A Primer on the Truth
In every vile, despicable, shit-stinking act of dehumanizing cynicism of the Bush Administration, one can always find a little ray of sunshine. My post immediately preceding this one was a late-night bark of despair at the nomination by Bush of that supremely accomplished incompetent, Wolfy, for the post of Head of the World Bank. There's an appellation for you.
Well, there being nothing else for it, post-bark, I plunged myself meaninglessly into a brief re-examination of the Theater of the Absurd. This has taken me down some interesting paths over the last few days, some of which I'm hoping to write about this weekend, but in the meantime permit me to mention something I encountered along the way that made me laugh out loud.
There is a famous story about how Eugene Ionesco came to write his first play (known in France as La Cantatrice Chauve, in Britain as The Bald Prima Donna, and as The Bald Soprano in the United States). In Paris, in 1948, Ionesco decided that he would teach himself English so he went out and bought an English primer. He brought the book home and set about his task. Anybody who has studied a foreign language at something approximating an adult age will know the silly language used in these sorts of books. I certainly remember them from my High School French classes. In any case, the bizarre, seemingly meaningless "stories" told in this English primer had a strange effect on Ionesco, and he was moved to write his play.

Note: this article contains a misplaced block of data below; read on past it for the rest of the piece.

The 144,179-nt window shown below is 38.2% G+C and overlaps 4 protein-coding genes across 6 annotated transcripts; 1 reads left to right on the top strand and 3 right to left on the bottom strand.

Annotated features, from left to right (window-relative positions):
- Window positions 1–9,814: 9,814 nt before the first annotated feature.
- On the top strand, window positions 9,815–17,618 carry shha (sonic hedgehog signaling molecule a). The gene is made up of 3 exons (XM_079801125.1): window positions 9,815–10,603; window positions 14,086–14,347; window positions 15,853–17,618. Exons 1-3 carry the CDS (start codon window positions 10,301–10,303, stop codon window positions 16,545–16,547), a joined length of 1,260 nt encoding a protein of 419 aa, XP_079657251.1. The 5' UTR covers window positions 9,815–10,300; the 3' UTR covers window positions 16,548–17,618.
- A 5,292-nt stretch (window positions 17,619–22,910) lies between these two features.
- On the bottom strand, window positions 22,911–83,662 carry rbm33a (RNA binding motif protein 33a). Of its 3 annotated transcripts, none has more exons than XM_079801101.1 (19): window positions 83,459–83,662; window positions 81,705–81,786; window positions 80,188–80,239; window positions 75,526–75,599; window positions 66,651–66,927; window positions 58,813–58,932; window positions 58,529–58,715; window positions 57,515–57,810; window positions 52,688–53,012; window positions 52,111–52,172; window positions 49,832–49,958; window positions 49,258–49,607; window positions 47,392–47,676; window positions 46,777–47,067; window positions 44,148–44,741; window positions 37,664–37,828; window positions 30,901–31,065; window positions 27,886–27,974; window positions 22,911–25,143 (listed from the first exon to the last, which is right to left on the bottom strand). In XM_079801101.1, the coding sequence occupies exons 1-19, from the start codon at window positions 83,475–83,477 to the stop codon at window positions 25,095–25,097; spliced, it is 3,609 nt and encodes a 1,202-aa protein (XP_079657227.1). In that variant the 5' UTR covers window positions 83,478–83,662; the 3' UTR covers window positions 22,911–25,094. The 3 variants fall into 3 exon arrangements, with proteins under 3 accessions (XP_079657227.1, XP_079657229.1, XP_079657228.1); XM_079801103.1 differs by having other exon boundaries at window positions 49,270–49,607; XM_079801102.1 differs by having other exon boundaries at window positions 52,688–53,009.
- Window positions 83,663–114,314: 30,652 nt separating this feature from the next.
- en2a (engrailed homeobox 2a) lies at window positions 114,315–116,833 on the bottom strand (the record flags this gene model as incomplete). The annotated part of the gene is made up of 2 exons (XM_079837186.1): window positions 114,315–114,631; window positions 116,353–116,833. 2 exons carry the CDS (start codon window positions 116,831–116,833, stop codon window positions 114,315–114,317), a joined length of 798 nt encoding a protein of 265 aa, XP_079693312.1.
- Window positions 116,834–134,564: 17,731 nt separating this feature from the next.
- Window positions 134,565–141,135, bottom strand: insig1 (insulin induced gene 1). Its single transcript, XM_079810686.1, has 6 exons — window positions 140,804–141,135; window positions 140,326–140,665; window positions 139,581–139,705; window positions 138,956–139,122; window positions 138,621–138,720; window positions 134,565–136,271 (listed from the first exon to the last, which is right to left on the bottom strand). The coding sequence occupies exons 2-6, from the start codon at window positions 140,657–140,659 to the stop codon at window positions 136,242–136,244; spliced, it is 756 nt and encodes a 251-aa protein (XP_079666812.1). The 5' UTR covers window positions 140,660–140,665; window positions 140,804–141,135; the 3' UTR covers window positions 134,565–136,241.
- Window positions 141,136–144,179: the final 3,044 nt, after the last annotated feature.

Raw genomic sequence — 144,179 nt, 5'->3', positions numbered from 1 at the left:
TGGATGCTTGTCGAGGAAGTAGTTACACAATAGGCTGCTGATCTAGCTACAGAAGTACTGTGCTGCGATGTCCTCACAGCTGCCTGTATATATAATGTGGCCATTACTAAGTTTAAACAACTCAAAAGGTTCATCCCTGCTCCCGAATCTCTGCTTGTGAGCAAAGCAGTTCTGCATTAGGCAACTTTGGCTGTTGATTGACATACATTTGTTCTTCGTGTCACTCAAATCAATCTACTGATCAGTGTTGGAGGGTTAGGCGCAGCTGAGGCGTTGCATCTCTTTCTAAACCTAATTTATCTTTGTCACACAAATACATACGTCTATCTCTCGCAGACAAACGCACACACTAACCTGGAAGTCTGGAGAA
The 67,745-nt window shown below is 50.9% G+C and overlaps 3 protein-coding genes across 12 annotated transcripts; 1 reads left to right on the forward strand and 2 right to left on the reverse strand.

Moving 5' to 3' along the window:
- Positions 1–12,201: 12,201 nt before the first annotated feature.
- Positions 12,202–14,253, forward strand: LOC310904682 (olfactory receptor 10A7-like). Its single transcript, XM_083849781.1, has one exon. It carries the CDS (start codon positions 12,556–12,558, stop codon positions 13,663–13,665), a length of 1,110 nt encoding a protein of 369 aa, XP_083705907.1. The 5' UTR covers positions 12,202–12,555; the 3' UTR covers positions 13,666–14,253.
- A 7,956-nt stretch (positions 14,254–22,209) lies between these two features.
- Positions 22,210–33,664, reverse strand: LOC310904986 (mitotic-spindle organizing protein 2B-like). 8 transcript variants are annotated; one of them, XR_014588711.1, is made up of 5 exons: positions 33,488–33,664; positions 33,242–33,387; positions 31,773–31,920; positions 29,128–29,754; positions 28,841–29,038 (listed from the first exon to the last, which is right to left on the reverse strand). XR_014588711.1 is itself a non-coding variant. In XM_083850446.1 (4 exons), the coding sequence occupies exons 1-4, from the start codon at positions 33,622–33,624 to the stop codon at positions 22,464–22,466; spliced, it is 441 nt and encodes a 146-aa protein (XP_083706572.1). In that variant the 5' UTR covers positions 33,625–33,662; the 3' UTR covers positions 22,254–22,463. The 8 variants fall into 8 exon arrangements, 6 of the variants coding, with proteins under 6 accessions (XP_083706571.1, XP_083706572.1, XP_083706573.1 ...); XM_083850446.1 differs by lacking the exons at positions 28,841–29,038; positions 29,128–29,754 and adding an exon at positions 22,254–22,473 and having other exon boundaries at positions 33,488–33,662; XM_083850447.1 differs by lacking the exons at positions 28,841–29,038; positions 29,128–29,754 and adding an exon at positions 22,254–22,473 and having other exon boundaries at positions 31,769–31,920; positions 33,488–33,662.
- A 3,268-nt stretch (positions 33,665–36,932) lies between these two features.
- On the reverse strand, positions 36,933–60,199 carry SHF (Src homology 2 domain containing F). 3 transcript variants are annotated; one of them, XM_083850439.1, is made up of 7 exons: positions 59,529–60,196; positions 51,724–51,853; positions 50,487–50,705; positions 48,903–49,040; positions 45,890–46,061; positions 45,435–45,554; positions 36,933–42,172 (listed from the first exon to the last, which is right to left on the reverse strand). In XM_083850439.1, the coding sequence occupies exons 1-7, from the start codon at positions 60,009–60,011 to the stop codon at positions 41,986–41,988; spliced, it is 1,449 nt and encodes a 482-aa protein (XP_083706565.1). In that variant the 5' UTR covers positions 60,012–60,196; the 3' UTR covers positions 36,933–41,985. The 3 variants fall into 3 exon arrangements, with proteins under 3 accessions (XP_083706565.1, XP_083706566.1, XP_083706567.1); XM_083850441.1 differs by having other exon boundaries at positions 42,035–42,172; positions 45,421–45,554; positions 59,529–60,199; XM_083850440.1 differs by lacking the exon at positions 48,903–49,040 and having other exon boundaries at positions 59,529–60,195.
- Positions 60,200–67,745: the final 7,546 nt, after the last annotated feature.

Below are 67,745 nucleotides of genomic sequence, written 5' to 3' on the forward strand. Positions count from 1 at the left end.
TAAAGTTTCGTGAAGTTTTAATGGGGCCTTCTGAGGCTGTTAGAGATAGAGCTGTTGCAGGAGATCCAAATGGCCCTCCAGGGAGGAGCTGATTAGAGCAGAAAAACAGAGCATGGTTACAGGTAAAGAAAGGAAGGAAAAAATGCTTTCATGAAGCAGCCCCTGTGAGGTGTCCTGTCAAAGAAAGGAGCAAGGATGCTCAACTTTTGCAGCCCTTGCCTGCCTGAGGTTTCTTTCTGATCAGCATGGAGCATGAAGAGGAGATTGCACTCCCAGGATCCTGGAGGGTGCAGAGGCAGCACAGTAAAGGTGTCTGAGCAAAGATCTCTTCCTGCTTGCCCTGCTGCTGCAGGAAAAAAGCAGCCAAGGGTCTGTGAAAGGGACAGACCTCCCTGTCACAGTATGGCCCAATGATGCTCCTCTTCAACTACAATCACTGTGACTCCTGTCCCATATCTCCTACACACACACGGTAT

That's the story in outline form and I'd heard it a million times over the years, but I'd never heard the details of it from the man himself. Here follows a brief peek at the story as related by Ionesco and quoted by Martin Esslin in his classic text The Theater of the Absurd.
I set to work. Conscientiously I copied whole sentences from my primer with the purpose of memorizing them. Rereading them attentively, I learned not English but some astonishing truths -- that, for example, there are seven days in the week, something I already knew; that the floor is down, the ceiling up, things I already knew as well, perhaps, but that I had never seriously thought about or had forgotten, and that seemed to me, suddenly, as stupefying as they were indisputably true....
As Esslin notes, the lessons presently became more complex and soon a Mr. and Mrs. Smith were introduced:
To my astonishment, Mrs. Smith informed her husband that they had several children, that they lived in the vicinity of London, that their name was Smith, that Mr. Smith was a clerk, that they had a servant, Mary -- English, like themselves... I should like to point out the irrefutable, perfectly axiomatic character of Mrs. Smith's assertions, as well as the entirely Cartesian manner of the author of my English primer; for what was truly remarkable about it was its eminently methodical procedure in its quest for truth. In the fifth lesson, the Smiths' friends the Martins arrive; the four of them begin to chat and, starting from basic axioms, they build more complex truths: 'The country is quieter than the big city...'
And thus began the playwriting career of one of the most astonishing playwrights of the 20th Century.
The moral here, of course, is don't forget to keep your eyes peeled for hidden truths lurking before your very eyes. You don't want to miss your chance to be the one who discovers, for example, how the human race might save its sorry ass.